Just remember that your sketches should be rough and quick to complete (they can include a background, too, if you’d like). You’re not creating a masterpiece here; the goal is to take the vision in your head and turn it into something tangible. If you’re looking to use a digital sketching platform, try out Paper or Astropad Standard.
3. Arrange your panels and add details
If you’re using a digital tool like StudioBinder to arrange the panels into a storyboard format, you can also number and renumber your scenes and add descriptions. StudioBinder also allows you to include camera specs and angles via checkboxes in a pop-up modal.
Now is the time to dig into the details a little! The storyboard details will provide direction for the production and editing processes, so you want to ensure you get it right during the storyboarding stage.
Those creating an analog storyboard should place their panels on the poster board or stiff surface and adhere them in the correct order. You can then add the details like the titles, quotes, descriptions, and so on., either on the panels themselves or pen them underneath in marker.
Congratulations! You’ve just completed your first storyboard.
What happens with your storyboard once it’s complete?
You may be thinking, “What happens next?” Well, depending on your storyboard’s purpose, you have a few options. If you’re pitching to your boss or other stakeholders and don’t need anyone else’s input, you can go ahead and share it with them. However, we do recommend getting feedback from at least one other person to ensure your storyboard is clear and easy to follow.
If you’re part of a team that’s pitching to a client, share it with your team and get their feedback. What’s nice about using software is that making changes to your storyboard is usually pretty easy. Depending on the input you receive, you may need to update or redraw some panels or rearrange them, but seeing how nothing is set in stone, it shouldn’t pose much of a problem.
4. Storyboarding tips and best practices
At this point, you may be tempted to stop reading this article and start making a storyboard right now. But don’t leave just yet! Here are a few tricks of the trade that will save you from wasted time and effort:
Tip 1: The more detailed your script, the easier it will be to storyboard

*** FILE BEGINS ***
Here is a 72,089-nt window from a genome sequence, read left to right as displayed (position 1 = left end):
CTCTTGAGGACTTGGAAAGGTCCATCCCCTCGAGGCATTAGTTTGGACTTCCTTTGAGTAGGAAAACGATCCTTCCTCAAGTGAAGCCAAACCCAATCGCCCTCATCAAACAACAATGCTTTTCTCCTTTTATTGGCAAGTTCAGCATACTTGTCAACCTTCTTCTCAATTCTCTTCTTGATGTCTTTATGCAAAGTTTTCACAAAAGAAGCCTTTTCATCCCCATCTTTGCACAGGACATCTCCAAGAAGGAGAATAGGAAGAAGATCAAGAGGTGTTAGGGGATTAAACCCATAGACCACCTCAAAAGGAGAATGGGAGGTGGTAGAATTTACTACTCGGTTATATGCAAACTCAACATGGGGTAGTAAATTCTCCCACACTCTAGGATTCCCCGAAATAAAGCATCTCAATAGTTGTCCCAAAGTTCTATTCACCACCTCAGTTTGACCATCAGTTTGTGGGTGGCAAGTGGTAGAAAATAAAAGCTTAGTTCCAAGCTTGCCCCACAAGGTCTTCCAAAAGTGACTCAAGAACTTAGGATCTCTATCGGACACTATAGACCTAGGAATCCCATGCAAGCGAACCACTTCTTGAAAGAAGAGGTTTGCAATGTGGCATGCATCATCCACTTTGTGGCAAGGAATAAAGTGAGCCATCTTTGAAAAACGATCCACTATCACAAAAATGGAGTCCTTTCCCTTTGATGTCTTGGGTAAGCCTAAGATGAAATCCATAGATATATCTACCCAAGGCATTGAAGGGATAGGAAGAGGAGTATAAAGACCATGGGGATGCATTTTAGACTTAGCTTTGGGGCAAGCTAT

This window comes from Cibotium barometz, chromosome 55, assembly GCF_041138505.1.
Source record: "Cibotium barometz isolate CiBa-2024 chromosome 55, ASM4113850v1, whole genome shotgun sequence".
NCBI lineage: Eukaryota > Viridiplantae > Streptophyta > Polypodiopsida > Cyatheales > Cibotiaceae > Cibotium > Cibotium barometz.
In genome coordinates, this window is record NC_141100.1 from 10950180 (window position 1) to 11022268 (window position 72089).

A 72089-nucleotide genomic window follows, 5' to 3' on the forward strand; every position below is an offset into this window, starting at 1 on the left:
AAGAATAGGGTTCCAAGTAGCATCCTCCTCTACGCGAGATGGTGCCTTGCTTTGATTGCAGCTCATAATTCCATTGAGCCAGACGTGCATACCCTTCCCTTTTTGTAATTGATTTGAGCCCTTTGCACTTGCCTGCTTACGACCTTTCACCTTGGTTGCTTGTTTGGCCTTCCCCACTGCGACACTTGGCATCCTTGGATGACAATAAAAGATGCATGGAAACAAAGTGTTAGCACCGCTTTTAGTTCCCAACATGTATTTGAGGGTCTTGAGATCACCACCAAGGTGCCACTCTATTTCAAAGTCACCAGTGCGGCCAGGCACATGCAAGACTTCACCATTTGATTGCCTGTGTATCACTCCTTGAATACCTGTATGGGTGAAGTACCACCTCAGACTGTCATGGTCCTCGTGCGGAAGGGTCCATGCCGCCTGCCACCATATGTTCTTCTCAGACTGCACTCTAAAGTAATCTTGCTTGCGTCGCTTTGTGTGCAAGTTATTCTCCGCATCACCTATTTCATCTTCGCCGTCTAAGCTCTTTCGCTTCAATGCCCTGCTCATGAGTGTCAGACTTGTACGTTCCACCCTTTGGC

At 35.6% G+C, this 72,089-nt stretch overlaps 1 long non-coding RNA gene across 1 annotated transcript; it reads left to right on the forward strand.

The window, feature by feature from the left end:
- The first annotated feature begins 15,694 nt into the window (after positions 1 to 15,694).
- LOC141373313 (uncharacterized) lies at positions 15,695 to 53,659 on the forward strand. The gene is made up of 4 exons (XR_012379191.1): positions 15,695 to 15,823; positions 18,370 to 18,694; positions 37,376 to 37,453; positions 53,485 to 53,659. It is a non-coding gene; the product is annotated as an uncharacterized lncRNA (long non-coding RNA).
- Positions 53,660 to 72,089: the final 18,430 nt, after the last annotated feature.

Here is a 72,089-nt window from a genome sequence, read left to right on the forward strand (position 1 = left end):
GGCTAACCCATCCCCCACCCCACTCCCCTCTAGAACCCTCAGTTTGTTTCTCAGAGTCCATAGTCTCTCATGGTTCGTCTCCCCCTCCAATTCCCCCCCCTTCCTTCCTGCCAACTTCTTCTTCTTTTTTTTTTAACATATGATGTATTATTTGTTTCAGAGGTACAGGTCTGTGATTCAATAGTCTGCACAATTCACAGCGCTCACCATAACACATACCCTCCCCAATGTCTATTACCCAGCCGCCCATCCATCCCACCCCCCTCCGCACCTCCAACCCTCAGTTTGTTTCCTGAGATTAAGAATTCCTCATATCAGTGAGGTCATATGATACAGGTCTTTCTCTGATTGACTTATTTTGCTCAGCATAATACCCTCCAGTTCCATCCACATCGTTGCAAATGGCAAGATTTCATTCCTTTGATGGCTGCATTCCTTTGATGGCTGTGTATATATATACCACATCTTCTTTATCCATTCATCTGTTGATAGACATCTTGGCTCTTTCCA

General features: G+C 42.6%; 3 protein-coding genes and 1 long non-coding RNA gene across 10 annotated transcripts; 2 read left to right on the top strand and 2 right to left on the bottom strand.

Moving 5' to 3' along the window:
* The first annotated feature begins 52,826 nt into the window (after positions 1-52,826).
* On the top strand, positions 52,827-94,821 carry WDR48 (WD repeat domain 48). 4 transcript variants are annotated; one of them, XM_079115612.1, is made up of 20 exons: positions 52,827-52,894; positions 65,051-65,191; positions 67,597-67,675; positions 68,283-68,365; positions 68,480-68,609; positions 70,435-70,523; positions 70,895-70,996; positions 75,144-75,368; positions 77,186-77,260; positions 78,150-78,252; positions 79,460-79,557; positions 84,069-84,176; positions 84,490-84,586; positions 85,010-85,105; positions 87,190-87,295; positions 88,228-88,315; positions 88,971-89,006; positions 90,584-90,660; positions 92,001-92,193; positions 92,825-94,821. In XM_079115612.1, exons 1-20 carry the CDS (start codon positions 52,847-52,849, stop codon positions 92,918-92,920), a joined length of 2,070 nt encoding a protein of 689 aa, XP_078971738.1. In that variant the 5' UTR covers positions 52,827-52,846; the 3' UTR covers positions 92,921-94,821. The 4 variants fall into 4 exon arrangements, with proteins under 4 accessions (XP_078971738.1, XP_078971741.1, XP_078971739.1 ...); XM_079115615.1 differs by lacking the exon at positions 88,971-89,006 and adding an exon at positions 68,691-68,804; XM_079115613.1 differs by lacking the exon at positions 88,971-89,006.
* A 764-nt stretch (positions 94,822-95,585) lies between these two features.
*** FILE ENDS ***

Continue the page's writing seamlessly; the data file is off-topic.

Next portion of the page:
Think about it: if your script or concept is fully fleshed out, it will be easier to convert into visuals. If your narrative is still vague, you’ll need to spend time during the scamping phase to translate it into the scenes.
Tip 2: Make sure your scenes make sense when you arrange them
If a character is sitting at a table in one scene, don’t have them sitting on a sofa without showing how they arrived there in the next. The nice part about storyboarding is that it forces you to account for these transitions, so you don’t find yourself at the end of a shoot with disjointed scenes, frantically trying to edit them into a semblance of fluidity.
Tip 3: Don’t be afraid to get precise about camera shots
The more detail you can provide to the production teams, the better. It will make their lives easier and ultimately give you more control over the end product.
Tip 4: Think of the storyboard as a stepping-off point, not a finished product
We’ll say it again: storyboards are meant to be modified. Don’t agonize over character sketches during the scamping phase because you might end up switching everything around and needing to create new panels. If you are a perfectionist, you may want to put a sticky note on your desk that emphasizes this point!
5. Key takeaways and further reading
So there you have it—a comprehensive tutorial on how to build a storyboard! At this point, we hope you’re feeling pretty confident about your ability to create one yourself. Just remember that practice makes perfect. Your first storyboard may not be a work of art (and quite frankly, your 500th doesn’t have to be, either), but the more you storyboard, the easier it will get.
If you enjoy the storyboarding process and would like to learn more about animation design (a job that requires storyboarding rather frequently), you’ll find a complete guide to animation design here. For a hands-on introduction to design, check out this free series of UI design tutorials—you’ll learn the basics of UI and design your own app screen from scratch.